Thursday, September 21, 2023


‘Hurry Sickness’ is a real thing, and it’s something I struggle with

I just realized that I have spent almost all of my adult life hurrying. I have concentrated on getting from one place to another, doing one thing and then the next. Always checking off a to-do list on paper or in my head.

Our RV trips have been the same, even after retirement. Rushing from one stop to the next stop, racing through one National Park after another. Checking them off my list. Hurrying against what? I have had to ask myself. Against the inevitable end of times? Or at least against the inevitable end of my time? What deadline am I racing to?

I took a breath the other day and realized I could take as long as I wanted to do whatever menial task I was doing. It was somewhat of a revelation and in that moment I stopped the rush to the next task. I realized that I had relaxed! My breathing slowed and I felt different—different in a good way. It was so unusual I just had to look up “Hurrying and relaxing.” Little did I know there is a name for that state of doing: “Hurry Sickness”!

Hurry Sickness

Cardiologists Meyer Friedman and Ray Rosenman first noted the term “Hurry Sickness” after seeing a lot of their heart patients suffering from a sense of time urgency. They noted it as “a constant struggle and unremitting attempt to accomplish or achieve more and more things or participate in more and more events in less and less time.” They noticed that “Hurry Sickness” releases more cortisol in the body and that can lead to health problems.

Hurry Sickness is a real thing!

According to, Hurry Sickness really is a thing. Hurrying evidently has physical effects like trouble sleeping, changes in appetite, fatigue, decreased immunity, headaches, stomach and even heart problems.

Slow your roll

To help calm the hurry they suggest slowing down, slowly.

  • Take a leisurely walk, particularly out in nature.
  • Be mindful and quit multitasking. Be aware. Instead of just rushing through a task like chopping veggies, slow down, relax and pay attention to that simple act.
  • Take care of yourself with exercise, good food, sleep and companionship.
  • Prioritize relaxation. Even 15 minutes can make a difference.
  • Set boundaries and stop saying yes to more tasks before you reach your limit.
  • Stop and take a break.

True confessions

I will need to confess that I am not doing so well in all the points above, particularly in multitasking. In the course of writing this, I opened my treasured Amazon box, hooked up a new water meter, put anode rods away, read the directions for my new convection “Air Fryer” and started roasting peanuts in it. More on how that turned out later!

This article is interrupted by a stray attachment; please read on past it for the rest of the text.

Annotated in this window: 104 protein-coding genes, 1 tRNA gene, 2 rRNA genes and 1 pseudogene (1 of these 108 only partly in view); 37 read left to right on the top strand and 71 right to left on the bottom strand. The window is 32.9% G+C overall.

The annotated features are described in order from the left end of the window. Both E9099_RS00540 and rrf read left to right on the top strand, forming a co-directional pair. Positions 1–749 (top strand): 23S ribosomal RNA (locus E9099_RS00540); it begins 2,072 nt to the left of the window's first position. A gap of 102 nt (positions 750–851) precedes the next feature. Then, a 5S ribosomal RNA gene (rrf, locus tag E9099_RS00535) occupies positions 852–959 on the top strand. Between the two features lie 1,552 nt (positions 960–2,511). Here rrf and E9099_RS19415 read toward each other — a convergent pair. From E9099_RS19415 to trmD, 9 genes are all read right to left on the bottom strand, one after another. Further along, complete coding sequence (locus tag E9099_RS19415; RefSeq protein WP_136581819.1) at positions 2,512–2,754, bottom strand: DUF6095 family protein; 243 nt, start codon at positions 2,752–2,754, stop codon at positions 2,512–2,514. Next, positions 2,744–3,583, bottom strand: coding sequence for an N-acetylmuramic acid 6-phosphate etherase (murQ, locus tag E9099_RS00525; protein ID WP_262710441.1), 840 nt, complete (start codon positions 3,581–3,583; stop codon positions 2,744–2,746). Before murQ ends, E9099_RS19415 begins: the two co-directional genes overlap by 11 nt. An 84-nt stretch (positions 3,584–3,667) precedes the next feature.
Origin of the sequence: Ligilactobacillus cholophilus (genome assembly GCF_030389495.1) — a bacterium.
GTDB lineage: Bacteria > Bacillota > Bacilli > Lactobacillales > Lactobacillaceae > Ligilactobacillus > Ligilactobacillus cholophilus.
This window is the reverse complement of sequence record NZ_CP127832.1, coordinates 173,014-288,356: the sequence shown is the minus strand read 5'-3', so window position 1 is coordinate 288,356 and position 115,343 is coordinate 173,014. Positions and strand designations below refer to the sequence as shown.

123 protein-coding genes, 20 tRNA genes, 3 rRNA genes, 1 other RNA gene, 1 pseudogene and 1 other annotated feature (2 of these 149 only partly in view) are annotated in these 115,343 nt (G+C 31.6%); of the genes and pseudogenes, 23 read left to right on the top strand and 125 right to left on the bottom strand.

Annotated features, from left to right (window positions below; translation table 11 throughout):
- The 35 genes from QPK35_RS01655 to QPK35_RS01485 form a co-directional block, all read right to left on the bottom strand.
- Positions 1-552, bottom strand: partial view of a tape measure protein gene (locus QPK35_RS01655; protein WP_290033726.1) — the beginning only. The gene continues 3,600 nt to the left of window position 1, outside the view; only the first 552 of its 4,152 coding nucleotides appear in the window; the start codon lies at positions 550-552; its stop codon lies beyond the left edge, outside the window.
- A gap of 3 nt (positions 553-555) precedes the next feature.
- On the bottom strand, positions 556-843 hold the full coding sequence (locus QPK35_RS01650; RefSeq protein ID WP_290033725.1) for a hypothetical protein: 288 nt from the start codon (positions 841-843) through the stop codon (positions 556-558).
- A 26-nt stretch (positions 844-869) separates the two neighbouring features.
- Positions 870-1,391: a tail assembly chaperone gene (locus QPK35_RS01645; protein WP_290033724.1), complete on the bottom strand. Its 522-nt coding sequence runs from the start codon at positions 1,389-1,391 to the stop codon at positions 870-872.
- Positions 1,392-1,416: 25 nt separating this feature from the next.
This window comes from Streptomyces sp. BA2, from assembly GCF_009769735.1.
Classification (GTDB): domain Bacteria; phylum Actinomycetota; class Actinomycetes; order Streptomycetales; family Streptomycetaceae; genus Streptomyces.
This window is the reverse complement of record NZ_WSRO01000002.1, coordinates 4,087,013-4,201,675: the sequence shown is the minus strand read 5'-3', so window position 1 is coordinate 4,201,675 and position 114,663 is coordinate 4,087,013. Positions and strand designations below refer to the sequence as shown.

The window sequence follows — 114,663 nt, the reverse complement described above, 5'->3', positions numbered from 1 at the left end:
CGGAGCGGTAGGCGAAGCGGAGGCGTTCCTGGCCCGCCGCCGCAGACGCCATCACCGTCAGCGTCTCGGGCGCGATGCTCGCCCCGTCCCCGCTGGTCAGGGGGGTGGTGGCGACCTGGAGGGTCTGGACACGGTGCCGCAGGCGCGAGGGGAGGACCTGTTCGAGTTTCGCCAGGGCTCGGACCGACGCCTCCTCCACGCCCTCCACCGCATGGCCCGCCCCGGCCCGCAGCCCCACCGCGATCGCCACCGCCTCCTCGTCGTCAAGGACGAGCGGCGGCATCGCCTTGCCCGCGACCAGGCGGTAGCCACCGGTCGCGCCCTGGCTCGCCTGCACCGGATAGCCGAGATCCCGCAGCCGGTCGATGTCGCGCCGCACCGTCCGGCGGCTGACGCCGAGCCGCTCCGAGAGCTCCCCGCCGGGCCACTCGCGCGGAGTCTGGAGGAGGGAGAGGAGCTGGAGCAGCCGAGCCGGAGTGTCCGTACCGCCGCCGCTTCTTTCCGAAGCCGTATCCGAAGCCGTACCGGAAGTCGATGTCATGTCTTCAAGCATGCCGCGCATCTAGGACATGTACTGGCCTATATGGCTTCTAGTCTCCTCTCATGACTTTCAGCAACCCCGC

Looking again at the list, I think a break is in order. In my case, taking a break would mean sitting outside in our rocking camp chairs with my very relaxed husband. He is on the completely other side of the spectrum of Hurry Sickness. Hmmm, I wonder what the term for that is…


Nanci Dixon
Nanci Dixon
Nanci Dixon has been a full-time RVer living “The Dream” for the last six years and an avid RVer for decades more! She works and travels across the country in a 40’ motorhome with her husband. Having been a professional food photographer for many years, she enjoys snapping photos of food, landscapes and an occasional person. They winter in Arizona and love boondocking in the desert. They also enjoy work camping in a regional park. Most of all, she loves to travel.


  1. When we both retired and on a trip into Utah, I had to slow my late wife down.
    We had spent the night camped at Escalante C.G. The next day pulled into Kodachrome S.P. Joyce asked me what was I doing, we’ve only been on the road for xx minutes?
    I looked at her and said this is where we are staying tonight.
    Do you have to be somewhere else tomorrow, next week,; next month..
    It still took her a while to slow down.
    Much happier lady and me too after that….. 😉 ……

  2. Another great article Nanci… a very special person in my life helped me learn to slow down and look around, think about what I was doing, in actions and in words.

  3. The Japanese tea ceremony was designed to remove one from such a hurried state of mind and give focus to existing only in the present moment. (For Elfquesters, desined to put you in the “now” of wolf thought) IOW you exist without past or future. I’ve always tried to be “it’s about the journey and not the destination”. The unfortunate corollary is that when I’ve designed interesting places to enjoy along the journey, or see something that looks fun along the way I’m urged by others in the family to “hurry up so we can reach the destination sooner.” Which defeats the purpose.